I laid my plan before various top leaders of the Indian Catholic community who assembled for the Steering Committee of the CBCI. The all said it was a good plan. Some already provisionally booked me for events in their own dioceses. The most important confirmation came from Archbishop Samineni Arulappa, head of the Bishops’ Council of Andhra Pradesh. He gave me his full support.

On my return to India I submitted my plan to the General Council of Mill Hill. To be precise, this was my letter to Bishop Cees de Wit, the new Superior General:

October 28, 1982

Dear Bishop,

My visit to India was fruitful in producing a clear plan of action for my future work in India.  I stayed at the CBCI Centre in New Delhi for a number of days to discuss the visa question with our people at the Bishops’ Secretariat;  I talked to the Bishop of Varanasi and Cardinal Picachy of Calcutta;  then I stayed for two weeks in Andhra Pradesh where I discussed all aspects of my stay and apostolate with the many people concerned.  The proposal that has emerged teems to be balanced and practical, though it may sound complicated.  I will, therefore, explain it in a number of separate points.

1.   It is suggested that I divide the year into two periods, one based on  Hyderabad, and the other one based on London.  During the Hyderabad period, I would be involved in a number of specific activities to support the Church in Andhra Pradesh (and in other parts of India) by giving courses, by assisting in planning and by training personnel; during the London phase, I would concentrate on producing material for publication in support of the apostolate.

2.   The main reason for dividing the year into two parts is the present visa situation.  The Government of India at present is putting many obstacles in the way of obtaining residential permits for missionaries. Recently a prominent SVD Father, Fr E. Zeitler, was almost expelled from India, and efforts to regain him a residential permit resulted in much unwanted publicity for the Church.  After considering all the implications in discussion with those who know the situation well, I came to the conclusion that it would be inadvisable for me to start a process of wrangling about a residential permit that would be awkward to the local church and that would make my own position vulnerable.  At the same time, it was clear that I still have an important contribution to give to the apostolate in India so that some compromise solution needs to be found.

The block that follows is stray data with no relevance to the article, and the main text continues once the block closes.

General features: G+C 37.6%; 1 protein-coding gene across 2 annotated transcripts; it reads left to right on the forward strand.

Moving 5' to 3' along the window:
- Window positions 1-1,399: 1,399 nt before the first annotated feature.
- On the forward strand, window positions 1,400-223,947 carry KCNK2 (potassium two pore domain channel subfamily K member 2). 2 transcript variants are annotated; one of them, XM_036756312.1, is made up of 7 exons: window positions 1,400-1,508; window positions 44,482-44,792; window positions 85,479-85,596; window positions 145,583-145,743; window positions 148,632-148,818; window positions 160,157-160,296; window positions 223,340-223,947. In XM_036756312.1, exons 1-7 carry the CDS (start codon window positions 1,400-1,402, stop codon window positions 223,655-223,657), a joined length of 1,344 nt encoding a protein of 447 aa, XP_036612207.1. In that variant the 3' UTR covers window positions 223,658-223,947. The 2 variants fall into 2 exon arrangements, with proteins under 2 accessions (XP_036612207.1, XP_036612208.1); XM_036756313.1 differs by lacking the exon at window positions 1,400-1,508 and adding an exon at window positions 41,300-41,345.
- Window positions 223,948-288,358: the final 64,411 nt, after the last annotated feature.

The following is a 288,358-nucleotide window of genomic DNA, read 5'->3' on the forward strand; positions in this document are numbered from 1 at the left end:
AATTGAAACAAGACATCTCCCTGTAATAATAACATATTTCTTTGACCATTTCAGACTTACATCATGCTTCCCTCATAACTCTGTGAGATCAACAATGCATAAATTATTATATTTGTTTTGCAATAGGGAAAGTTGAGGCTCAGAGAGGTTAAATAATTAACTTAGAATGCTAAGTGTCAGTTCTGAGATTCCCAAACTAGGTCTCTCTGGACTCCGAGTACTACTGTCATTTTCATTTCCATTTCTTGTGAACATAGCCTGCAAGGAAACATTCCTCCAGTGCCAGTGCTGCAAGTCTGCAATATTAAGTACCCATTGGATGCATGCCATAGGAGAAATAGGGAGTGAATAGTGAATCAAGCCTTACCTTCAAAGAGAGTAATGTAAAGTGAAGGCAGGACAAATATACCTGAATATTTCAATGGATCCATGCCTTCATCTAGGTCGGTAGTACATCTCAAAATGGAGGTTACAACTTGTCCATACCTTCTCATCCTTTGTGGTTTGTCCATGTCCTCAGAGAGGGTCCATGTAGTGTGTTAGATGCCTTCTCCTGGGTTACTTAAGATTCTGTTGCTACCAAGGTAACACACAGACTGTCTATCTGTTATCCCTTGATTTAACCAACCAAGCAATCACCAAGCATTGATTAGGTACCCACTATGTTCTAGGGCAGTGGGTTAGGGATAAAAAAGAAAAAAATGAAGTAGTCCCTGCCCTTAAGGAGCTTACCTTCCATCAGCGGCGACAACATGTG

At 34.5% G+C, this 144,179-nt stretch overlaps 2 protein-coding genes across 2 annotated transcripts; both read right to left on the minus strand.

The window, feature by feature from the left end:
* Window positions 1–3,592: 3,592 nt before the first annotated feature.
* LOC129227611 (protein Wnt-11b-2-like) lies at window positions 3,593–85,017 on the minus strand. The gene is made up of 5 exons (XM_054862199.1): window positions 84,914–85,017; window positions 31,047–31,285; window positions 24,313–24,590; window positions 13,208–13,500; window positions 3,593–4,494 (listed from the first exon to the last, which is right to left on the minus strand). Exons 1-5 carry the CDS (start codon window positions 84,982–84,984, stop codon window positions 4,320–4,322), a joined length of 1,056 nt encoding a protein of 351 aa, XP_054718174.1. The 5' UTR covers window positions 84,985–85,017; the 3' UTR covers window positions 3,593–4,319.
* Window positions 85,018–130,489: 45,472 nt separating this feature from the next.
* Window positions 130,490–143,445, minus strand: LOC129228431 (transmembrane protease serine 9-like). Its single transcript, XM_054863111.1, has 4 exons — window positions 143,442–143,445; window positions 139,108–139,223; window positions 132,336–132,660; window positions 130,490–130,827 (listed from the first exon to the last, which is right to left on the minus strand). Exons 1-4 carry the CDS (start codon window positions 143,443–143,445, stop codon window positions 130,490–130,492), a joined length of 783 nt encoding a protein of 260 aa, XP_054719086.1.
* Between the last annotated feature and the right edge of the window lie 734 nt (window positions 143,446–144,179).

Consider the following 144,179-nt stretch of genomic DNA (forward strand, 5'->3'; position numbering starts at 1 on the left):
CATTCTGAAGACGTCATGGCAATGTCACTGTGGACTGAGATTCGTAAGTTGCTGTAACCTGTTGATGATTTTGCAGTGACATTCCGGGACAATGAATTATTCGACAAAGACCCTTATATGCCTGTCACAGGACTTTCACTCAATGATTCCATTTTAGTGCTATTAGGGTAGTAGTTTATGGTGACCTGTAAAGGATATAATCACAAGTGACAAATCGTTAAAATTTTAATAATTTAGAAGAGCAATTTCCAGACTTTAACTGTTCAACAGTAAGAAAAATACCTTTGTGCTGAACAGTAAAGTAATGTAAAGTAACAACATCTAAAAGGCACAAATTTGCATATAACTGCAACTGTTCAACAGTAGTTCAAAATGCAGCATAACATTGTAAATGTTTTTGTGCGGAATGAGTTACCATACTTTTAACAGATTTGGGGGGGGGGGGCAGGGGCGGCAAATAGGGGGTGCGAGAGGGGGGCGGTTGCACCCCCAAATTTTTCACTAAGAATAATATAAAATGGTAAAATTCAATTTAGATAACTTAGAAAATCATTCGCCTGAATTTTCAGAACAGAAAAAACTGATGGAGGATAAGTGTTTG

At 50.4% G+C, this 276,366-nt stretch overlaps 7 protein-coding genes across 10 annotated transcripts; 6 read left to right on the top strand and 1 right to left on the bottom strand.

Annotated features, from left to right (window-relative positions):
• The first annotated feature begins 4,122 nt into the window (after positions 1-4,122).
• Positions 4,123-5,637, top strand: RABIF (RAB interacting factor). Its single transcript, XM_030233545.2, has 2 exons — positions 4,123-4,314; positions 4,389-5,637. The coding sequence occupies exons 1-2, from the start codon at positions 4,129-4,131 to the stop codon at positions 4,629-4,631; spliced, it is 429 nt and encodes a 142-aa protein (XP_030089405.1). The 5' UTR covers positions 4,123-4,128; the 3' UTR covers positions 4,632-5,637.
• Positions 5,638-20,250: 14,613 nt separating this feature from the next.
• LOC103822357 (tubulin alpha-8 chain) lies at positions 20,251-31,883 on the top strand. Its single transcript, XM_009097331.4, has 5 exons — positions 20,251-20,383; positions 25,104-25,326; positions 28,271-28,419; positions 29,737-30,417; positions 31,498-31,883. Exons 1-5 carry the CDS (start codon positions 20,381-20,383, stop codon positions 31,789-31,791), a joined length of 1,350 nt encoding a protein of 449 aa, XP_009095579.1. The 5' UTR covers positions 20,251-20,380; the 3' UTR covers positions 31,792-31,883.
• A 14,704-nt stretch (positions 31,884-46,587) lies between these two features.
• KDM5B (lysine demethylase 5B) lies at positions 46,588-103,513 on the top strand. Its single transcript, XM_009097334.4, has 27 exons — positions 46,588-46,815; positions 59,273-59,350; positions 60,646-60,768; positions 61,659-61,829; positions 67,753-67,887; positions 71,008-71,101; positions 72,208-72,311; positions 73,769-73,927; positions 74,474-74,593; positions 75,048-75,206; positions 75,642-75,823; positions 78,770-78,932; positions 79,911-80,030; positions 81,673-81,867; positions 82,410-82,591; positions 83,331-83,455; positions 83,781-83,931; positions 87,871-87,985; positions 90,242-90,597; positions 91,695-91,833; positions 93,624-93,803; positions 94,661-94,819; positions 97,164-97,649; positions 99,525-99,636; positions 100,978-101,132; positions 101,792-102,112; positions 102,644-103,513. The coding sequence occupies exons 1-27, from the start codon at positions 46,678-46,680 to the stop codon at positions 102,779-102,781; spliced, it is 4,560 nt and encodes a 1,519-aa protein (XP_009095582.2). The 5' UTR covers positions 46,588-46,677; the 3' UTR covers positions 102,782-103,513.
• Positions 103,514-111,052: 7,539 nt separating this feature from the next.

The solution is actually quite simple:  The Indian Government allows non-residents to come into the country on a three-months’ tourist visa “for any legitimate business’ (which includes teaching and training purposes).  The three-months’ tourist visa can be extended with another three months.  After this, six months should elapse before one can apply for a new tourist visa.  The implication is: if I restrict my presence in India to a six months’ period, there is no problem about visas.

3.    This solution is also very much compatible with the kind of contribution I can and should give to the apostolate in India.  I originated and helped to build up some very important apostolic structures for the Church in Andhra Pradesh such as AMRUTHAVANI, JYOTIRMAI and JEEVAN JYOTI.  These structures are still in their infancy.  They experience the teething problems at any such undertaking and most of their leaders are still in various stages of training.  It would be a great mistake for me to take any position of permanence that would stand in the way of developing this local leadership.  On the other hand, through my ideas, advice, financial planning, encouragement and providing training opportunities, I can guide others to take full charge of their tasks. In other words: My contribution should be in the line of inspiration and support, not in the form of domination or control.

In detail the kind of work the Bishops and the local leaders expect from me is as follows:

3.1 JYOTIRMAI is the state-wide pastoral planning. organization tor the ten dioceses of Andhra Pradesh. It deals with all aspects of the Church’s life: conversion work in new villages; training and up-dating of catechists; adult training camps and children’s camps in the villages; transport for mission purposes (from pushbikes to jeeps); building of prayer-huts, chapels, churches, convents, board1ng schools, etc.; the distribution of scholarships for poor children; audio-visual programmes.  The Bishops of Andhra Pradesh have an annual budget tor those programmes based on a partnership agreement with the agencies in Europe.  From the beginning I have held a key position in helping all the parties concerned to work together in harmony.  I can’t go into all details of this here, but my presence will probably still be very helpful to ensure that Jyotirmai does not fall apart.